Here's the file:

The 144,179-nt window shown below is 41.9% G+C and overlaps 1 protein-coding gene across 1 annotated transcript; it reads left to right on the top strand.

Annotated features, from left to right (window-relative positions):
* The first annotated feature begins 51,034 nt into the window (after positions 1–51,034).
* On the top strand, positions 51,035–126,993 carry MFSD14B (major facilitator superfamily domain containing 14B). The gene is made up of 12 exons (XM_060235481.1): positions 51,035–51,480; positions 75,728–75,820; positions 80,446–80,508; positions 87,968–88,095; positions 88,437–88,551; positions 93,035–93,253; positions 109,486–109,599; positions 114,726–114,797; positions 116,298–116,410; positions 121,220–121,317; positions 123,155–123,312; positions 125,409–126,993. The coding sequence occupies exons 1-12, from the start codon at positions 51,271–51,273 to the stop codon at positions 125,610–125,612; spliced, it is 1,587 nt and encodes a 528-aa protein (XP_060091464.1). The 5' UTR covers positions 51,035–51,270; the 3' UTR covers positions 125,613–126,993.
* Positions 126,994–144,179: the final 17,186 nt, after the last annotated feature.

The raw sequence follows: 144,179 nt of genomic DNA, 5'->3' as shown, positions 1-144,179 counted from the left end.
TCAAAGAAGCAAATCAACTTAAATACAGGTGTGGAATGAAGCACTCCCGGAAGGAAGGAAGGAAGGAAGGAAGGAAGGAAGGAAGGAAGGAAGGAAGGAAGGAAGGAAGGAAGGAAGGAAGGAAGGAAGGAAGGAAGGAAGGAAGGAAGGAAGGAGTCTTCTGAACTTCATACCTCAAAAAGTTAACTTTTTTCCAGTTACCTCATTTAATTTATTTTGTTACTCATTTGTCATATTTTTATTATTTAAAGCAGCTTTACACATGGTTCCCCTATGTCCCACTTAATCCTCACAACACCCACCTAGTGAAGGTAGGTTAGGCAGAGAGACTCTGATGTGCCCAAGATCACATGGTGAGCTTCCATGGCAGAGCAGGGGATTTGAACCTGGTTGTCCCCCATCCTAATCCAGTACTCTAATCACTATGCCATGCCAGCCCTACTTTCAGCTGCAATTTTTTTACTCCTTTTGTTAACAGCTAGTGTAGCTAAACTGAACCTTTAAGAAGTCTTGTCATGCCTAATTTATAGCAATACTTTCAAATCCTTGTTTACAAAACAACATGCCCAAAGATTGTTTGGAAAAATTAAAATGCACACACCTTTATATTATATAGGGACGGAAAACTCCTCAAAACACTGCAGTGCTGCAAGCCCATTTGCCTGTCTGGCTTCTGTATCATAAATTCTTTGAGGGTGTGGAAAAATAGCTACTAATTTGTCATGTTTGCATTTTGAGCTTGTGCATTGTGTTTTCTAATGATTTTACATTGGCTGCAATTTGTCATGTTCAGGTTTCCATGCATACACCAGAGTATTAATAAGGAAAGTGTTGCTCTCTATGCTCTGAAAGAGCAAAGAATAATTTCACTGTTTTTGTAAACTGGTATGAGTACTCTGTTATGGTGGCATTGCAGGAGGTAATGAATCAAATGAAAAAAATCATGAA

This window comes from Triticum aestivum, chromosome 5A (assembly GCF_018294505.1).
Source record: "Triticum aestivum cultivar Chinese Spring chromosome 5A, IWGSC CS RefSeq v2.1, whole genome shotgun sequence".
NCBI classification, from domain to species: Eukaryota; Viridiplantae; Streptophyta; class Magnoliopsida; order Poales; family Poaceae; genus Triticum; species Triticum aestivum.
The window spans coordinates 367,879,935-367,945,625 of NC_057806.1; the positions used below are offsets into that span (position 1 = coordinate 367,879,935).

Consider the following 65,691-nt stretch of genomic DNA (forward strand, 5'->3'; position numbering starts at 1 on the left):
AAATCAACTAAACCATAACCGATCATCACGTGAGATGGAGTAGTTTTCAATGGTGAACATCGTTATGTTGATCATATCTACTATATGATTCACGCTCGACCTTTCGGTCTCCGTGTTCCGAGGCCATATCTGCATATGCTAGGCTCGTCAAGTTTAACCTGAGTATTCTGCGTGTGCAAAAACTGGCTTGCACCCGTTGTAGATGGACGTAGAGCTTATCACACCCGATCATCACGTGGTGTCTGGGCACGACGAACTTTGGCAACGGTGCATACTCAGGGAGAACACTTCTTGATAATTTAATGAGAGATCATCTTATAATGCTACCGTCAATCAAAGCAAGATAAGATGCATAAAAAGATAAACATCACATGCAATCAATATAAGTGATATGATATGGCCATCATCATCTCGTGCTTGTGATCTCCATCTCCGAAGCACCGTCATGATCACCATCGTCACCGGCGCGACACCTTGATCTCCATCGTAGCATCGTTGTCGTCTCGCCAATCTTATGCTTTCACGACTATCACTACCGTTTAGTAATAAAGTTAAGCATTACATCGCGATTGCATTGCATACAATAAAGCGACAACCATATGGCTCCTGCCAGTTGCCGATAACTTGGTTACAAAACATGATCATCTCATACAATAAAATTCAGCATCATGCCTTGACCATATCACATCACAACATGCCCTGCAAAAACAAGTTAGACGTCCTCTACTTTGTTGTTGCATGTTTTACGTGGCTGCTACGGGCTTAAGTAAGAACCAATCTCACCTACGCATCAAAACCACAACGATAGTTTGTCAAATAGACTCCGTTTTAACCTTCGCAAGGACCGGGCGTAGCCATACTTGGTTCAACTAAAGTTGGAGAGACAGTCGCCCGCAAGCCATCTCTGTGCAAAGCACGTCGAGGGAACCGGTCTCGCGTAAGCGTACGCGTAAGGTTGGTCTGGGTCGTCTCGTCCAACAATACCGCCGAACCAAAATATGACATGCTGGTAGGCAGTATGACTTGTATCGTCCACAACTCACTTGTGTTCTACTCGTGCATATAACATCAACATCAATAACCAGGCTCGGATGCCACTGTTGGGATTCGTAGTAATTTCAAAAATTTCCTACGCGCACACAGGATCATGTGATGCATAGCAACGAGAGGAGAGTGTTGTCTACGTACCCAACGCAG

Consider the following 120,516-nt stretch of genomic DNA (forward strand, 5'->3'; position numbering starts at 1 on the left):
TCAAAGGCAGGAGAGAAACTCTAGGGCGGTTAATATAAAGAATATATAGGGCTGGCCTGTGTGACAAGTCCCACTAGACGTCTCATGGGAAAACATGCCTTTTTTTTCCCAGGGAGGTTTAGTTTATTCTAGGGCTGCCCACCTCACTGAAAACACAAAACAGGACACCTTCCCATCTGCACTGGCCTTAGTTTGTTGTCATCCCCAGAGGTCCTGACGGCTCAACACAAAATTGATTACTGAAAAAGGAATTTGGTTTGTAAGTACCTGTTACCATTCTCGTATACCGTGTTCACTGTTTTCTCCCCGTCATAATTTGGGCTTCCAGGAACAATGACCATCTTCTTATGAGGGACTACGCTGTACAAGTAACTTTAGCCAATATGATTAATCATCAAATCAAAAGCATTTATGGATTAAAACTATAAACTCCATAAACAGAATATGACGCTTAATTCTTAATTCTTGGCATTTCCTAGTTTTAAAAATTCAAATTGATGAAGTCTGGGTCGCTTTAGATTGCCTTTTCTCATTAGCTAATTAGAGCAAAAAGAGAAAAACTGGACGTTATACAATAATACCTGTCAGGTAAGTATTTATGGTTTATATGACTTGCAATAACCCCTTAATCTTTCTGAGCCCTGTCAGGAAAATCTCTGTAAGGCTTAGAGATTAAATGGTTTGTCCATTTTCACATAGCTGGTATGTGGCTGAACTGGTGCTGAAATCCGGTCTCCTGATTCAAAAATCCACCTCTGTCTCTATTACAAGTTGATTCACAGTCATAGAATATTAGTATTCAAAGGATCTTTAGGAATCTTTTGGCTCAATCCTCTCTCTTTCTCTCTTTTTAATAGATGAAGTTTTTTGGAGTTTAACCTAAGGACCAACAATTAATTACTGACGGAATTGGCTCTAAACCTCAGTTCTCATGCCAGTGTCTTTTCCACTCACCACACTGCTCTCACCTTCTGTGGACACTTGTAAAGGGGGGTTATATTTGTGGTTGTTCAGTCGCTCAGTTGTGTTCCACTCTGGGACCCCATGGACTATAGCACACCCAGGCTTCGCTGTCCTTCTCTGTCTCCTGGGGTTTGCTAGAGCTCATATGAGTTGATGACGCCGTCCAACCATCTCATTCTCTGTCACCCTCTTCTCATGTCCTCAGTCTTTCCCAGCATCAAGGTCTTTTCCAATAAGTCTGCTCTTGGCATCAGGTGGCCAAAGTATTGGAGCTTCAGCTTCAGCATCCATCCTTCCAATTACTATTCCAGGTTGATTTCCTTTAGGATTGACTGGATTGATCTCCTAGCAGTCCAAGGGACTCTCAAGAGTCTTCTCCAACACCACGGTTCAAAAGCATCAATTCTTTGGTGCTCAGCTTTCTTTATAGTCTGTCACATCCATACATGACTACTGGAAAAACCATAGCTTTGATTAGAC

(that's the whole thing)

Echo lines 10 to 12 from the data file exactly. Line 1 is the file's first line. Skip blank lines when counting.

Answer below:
NCBI classification, from domain to species: Eukaryota; Viridiplantae; Streptophyta; class Magnoliopsida; order Poales; family Poaceae; genus Triticum; species Triticum aestivum.
The window spans coordinates 367,879,935-367,945,625 of NC_057806.1; the positions used below are offsets into that span (position 1 = coordinate 367,879,935).

Consider the following 65,691-nt stretch of genomic DNA (forward strand, 5'->3'; position numbering starts at 1 on the left):